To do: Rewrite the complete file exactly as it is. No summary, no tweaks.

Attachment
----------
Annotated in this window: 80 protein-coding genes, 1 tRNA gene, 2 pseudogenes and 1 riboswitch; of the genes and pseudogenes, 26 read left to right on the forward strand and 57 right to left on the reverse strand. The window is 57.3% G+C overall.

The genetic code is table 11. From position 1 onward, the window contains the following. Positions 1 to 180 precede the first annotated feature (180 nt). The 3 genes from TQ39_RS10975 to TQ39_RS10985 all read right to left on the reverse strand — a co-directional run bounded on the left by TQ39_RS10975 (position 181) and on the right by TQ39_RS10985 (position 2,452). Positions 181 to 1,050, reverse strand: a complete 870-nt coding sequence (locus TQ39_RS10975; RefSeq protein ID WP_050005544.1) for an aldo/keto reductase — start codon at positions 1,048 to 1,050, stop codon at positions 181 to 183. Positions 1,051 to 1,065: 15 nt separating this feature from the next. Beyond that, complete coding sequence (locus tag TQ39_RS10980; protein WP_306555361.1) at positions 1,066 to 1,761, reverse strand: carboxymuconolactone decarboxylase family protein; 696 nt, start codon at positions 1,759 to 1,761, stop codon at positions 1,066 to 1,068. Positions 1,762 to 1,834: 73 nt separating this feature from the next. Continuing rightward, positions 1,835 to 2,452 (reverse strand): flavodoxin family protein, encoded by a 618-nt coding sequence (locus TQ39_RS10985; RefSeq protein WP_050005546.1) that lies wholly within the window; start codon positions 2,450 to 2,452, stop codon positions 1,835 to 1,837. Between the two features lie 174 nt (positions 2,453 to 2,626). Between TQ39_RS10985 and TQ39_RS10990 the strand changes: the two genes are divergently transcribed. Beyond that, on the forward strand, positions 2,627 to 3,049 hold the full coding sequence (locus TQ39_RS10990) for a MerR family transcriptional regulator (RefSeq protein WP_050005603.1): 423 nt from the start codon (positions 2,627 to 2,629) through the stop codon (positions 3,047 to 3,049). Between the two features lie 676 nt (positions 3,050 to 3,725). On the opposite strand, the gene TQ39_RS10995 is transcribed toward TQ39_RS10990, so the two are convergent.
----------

Annotated in this window: 80 protein-coding genes, 1 tRNA gene, 2 pseudogenes and 1 riboswitch; of the genes and pseudogenes, 26 read left to right on the forward strand and 57 right to left on the reverse strand. The window is 57.3% G+C overall.

The genetic code is table 11. From position 1 onward, the window contains the following. Positions 1 to 180 precede the first annotated feature (180 nt). The 3 genes from TQ39_RS10975 to TQ39_RS10985 all read right to left on the reverse strand — a co-directional run bounded on the left by TQ39_RS10975 (position 181) and on the right by TQ39_RS10985 (position 2,452). Positions 181 to 1,050, reverse strand: a complete 870-nt coding sequence (locus TQ39_RS10975; RefSeq protein ID WP_050005544.1) for an aldo/keto reductase — start codon at positions 1,048 to 1,050, stop codon at positions 181 to 183. Positions 1,051 to 1,065: 15 nt separating this feature from the next. Beyond that, complete coding sequence (locus tag TQ39_RS10980; protein WP_306555361.1) at positions 1,066 to 1,761, reverse strand: carboxymuconolactone decarboxylase family protein; 696 nt, start codon at positions 1,759 to 1,761, stop codon at positions 1,066 to 1,068. Positions 1,762 to 1,834: 73 nt separating this feature from the next. Continuing rightward, positions 1,835 to 2,452 (reverse strand): flavodoxin family protein, encoded by a 618-nt coding sequence (locus TQ39_RS10985; RefSeq protein WP_050005546.1) that lies wholly within the window; start codon positions 2,450 to 2,452, stop codon positions 1,835 to 1,837. Between the two features lie 174 nt (positions 2,453 to 2,626). Between TQ39_RS10985 and TQ39_RS10990 the strand changes: the two genes are divergently transcribed. Beyond that, on the forward strand, positions 2,627 to 3,049 hold the full coding sequence (locus TQ39_RS10990) for a MerR family transcriptional regulator (RefSeq protein WP_050005603.1): 423 nt from the start codon (positions 2,627 to 2,629) through the stop codon (positions 3,047 to 3,049). Between the two features lie 676 nt (positions 3,050 to 3,725). On the opposite strand, the gene TQ39_RS10995 is transcribed toward TQ39_RS10990, so the two are convergent.